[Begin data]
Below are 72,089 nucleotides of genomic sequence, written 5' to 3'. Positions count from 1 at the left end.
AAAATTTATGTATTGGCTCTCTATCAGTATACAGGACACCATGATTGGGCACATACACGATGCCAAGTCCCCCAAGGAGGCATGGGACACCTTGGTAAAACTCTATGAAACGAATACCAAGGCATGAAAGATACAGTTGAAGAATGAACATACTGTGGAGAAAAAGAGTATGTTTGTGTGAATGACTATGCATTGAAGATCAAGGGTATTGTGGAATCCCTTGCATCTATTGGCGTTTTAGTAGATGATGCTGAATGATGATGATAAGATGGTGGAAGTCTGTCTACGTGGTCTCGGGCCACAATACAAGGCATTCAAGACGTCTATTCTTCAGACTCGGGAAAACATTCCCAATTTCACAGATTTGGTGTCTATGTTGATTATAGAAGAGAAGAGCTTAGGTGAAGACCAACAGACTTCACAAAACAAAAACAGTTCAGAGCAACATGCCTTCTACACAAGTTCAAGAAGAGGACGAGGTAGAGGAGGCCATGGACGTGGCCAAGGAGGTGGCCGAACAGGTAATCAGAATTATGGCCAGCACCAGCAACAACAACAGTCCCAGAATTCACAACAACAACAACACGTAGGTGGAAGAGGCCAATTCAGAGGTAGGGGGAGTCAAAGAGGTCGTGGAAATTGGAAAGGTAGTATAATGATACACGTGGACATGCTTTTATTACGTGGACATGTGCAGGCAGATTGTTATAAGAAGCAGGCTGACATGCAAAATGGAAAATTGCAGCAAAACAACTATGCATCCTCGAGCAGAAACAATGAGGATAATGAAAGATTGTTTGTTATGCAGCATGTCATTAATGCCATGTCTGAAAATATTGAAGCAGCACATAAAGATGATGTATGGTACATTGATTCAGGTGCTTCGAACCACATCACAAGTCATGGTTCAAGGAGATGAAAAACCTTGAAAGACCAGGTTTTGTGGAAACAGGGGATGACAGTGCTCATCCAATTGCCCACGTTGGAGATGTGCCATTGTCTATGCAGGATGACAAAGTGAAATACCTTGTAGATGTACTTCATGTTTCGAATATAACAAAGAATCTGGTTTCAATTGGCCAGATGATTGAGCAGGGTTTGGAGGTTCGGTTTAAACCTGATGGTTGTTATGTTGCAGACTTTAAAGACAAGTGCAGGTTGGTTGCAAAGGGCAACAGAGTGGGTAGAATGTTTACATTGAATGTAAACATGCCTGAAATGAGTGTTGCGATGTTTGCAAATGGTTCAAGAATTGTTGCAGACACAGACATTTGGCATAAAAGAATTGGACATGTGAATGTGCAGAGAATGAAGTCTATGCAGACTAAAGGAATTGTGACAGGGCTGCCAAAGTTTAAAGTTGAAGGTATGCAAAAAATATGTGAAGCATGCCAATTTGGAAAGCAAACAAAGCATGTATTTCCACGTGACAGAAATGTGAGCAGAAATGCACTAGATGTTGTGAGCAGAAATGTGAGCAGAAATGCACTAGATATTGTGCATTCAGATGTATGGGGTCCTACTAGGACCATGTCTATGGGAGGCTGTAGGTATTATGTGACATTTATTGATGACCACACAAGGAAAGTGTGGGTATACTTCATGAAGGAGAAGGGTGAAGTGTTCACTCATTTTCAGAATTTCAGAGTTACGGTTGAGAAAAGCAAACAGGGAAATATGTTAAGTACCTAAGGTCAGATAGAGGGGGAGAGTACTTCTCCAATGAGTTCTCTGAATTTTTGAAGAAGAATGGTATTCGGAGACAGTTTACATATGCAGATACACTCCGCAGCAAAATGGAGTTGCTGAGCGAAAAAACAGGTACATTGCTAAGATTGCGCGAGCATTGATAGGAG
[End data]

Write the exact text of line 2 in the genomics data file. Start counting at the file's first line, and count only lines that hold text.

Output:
AAAATTTATGTATTGGCTCTCTATCAGTATACAGGACACCATGATTGGGCACATACACGATGCCAAGTCCCCCAAGGAGGCATGGGACACCTTGGTAAAACTCTATGAAACGAATACCAAGGCATGAAAGATACAGTTGAAGAATGAACATACTGTGGAGAAAAAGAGTATGTTTGTGTGAATGACTATGCATTGAAGATCAAGGGTATTGTGGAATCCCTTGCATCTATTGGCGTTTTAGTAGATGATGCTGAATGATGATGATAAGATGGTGGAAGTCTGTCTACGTGGTCTCGGGCCACAATACAAGGCATTCAAGACGTCTATTCTTCAGACTCGGGAAAACATTCCCAATTTCACAGATTTGGTGTCTATGTTGATTATAGAAGAGAAGAGCTTAGGTGAAGACCAACAGACTTCACAAAACAAAAACAGTTCAGAGCAACATGCCTTCTACACAAGTTCAAGAAGAGGACGAGGTAGAGGAGGCCATGGACGTGGCCAAGGAGGTGGCCGAACAGGTAATCAGAATTATGGCCAGCACCAGCAACAACAACAGTCCCAGAATTCACAACAACAACAACACGTAGGTGGAAGAGGCCAATTCAGAGGTAGGGGGAGTCAAAGAGGTCGTGGAAATTGGAAAGGTAGTATAATGATACACGTGGACATGCTTTTATTACGTGGACATGTGCAGGCAGATTGTTATAAGAAGCAGGCTGACATGCAAAATGGAAAATTGCAGCAAAACAACTATGCATCCTCGAGCAGAAACAATGAGGATAATGAAAGATTGTTTGTTATGCAGCATGTCATTAATGCCATGTCTGAAAATATTGAAGCAGCACATAAAGATGATGTATGGTACATTGATTCAGGTGCTTCGAACCACATCACAAGTCATGGTTCAAGGAGATGAAAAACCTTGAAAGACCAGGTTTTGTGGAAACAGGGGATGACAGTGCTCATCCAATTGCCCACGTTGGAGATGTGCCATTGTCTATGCAGGATGACAAAGTGAAATACCTTGTAGATGTACTTCATGTTTCGAATATAACAAAGAATCTGGTTTCAATTGGCCAGATGATTGAGCAGGGTTTGGAGGTTCGGTTTAAACCTGATGGTTGTTATGTTGCAGACTTTAAAGACAAGTGCAGGTTGGTTGCAAAGGGCAACAGAGTGGGTAGAATGTTTACATTGAATGTAAACATGCCTGAAATGAGTGTTGCGATGTTTGCAAATGGTTCAAGAATTGTTGCAGACACAGACATTTGGCATAAAAGAATTGGACATGTGAATGTGCAGAGAATGAAGTCTATGCAGACTAAAGGAATTGTGACAGGGCTGCCAAAGTTTAAAGTTGAAGGTATGCAAAAAATATGTGAAGCATGCCAATTTGGAAAGCAAACAAAGCATGTATTTCCACGTGACAGAAATGTGAGCAGAAATGCACTAGATGTTGTGAGCAGAAATGTGAGCAGAAATGCACTAGATATTGTGCATTCAGATGTATGGGGTCCTACTAGGACCATGTCTATGGGAGGCTGTAGGTATTATGTGACATTTATTGATGACCACACAAGGAAAGTGTGGGTATACTTCATGAAGGAGAAGGGTGAAGTGTTCACTCATTTTCAGAATTTCAGAGTTACGGTTGAGAAAAGCAAACAGGGAAATATGTTAAGTACCTAAGGTCAGATAGAGGGGGAGAGTACTTCTCCAATGAGTTCTCTGAATTTTTGAAGAAGAATGGTATTCGGAGACAGTTTACATATGCAGATACACTCCGCAGCAAAATGGAGTTGCTGAGCGAAAAAACAGGTACATTGCTAAGATTGCGCGAGCATTGATAGGAG